Activists demonstrating against a $4 billion oil pipeline in Uganda have been threatened and detained as non-governmental organizations in the country are scrutinized, according to a Human Rights Watch report.
Civil society and environmental groups have opposed the TotalEnergies SE-led East African Crude Oil Pipeline over displacement, pollution and other risks to residents. Ugandan President Yoweri Museveni has backed the project, which has also been criticized by politicians in the European Union because of human rights and environmental concerns.
“Human rights defenders including civil society organizations raising concerns and providing support to affected communities about the oil projects describe being subjected to a steady barrage of harassment, arrests, and threats in Uganda,” Felix Horne, a senior HRW researcher, wrote in the report.
TotalEnergies, in a response to HRW about the report, outlined steps it’s taken to monitor protests and said it doesn’t tolerate any attack or threats against those who lawfully promote human rights in relation to its activities. “To ensure that the government security forces equally respect these rights, the companies have maintained regular engagement with them,” Total said, according to a copy of the letter it provided to Bloomberg.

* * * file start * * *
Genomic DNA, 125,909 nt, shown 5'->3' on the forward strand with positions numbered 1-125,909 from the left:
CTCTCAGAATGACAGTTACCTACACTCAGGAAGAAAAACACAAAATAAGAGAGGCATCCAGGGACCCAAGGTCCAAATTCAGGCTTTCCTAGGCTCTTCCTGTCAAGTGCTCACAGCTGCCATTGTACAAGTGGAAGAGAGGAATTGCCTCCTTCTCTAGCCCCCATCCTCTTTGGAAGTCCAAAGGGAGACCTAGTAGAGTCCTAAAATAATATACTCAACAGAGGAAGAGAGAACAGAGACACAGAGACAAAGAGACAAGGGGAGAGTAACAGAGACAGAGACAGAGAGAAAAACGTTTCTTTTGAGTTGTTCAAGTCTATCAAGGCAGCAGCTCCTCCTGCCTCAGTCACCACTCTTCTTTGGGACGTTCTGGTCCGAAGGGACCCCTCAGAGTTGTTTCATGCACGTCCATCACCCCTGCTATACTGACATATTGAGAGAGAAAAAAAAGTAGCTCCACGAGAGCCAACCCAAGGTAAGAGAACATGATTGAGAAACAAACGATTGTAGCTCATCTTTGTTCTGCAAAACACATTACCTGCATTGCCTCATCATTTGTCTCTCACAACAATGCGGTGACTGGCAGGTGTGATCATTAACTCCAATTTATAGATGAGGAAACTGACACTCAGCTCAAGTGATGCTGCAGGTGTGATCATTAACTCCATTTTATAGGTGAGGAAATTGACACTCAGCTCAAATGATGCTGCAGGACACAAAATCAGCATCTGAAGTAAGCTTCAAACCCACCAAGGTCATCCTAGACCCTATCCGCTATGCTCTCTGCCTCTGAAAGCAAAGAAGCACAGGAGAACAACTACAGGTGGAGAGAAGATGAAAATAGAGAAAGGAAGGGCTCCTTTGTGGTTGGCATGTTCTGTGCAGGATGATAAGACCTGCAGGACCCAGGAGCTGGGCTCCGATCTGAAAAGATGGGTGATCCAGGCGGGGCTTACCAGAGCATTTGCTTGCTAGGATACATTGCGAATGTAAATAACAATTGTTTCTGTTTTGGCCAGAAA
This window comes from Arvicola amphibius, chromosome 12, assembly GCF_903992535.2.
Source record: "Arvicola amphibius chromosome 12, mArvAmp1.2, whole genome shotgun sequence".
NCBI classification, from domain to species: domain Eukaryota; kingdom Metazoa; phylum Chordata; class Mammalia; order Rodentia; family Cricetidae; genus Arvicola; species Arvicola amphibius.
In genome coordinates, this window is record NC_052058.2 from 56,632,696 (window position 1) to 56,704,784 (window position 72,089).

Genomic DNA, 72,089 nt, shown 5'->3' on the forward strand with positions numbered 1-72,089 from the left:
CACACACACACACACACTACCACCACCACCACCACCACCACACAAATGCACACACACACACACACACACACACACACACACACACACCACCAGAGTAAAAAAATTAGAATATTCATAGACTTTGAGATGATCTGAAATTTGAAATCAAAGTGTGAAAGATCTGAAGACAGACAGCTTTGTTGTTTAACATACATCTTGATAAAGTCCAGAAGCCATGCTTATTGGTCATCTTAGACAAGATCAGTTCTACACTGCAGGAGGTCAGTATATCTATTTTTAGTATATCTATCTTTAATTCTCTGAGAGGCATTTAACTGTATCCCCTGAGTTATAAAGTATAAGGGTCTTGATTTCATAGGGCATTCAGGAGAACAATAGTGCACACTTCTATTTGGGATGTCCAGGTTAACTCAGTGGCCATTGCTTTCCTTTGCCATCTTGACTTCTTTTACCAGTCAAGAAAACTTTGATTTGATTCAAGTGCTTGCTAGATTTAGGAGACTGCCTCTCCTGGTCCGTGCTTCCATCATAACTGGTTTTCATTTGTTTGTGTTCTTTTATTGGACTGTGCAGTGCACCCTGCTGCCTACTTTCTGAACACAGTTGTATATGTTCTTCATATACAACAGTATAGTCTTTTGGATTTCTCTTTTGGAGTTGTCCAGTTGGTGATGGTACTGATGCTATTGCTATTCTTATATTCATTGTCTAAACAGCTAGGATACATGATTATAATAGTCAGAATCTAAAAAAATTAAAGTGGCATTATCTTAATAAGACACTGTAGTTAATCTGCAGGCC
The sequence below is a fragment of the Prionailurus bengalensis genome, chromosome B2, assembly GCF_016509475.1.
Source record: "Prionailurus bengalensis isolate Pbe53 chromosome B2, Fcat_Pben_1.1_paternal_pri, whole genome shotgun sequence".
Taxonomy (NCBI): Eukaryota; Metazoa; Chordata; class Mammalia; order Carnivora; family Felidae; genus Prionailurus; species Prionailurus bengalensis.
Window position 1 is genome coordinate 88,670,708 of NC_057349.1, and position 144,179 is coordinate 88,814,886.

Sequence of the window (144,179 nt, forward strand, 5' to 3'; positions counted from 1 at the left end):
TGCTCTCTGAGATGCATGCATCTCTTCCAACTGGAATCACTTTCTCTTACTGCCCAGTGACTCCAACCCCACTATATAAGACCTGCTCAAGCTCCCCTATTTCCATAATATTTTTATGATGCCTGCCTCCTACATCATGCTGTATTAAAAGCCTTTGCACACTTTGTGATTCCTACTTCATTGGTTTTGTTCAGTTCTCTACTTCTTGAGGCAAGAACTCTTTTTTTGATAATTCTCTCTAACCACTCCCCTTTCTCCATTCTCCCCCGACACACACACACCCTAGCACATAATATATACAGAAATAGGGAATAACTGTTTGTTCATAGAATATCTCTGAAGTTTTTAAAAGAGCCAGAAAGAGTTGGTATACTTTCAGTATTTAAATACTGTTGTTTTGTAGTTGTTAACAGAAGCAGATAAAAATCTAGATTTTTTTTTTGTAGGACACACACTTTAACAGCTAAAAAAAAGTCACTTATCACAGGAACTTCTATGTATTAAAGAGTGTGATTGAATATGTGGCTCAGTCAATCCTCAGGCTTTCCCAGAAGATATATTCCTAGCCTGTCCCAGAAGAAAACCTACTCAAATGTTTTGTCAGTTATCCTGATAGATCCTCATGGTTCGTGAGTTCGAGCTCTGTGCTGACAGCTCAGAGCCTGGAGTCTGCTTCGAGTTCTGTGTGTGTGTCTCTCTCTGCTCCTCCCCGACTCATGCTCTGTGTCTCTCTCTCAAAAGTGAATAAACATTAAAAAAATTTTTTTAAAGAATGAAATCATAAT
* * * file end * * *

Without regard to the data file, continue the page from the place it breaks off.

Phone calls to Uganda’s information minister went unanswered.
There have been at least 30 arrests since October 2021 of people protesting or criticizing the pipeline and the associated oil developments, HRW said. The suspension of 54 non-governmental organizations, due to non-compliance with a law that regulates them, included some working on the oil sector, according to the group.
Those detained include four students who participated in a protest at the Ugandan parliament on Sept. 15 and were charged with common nuisance.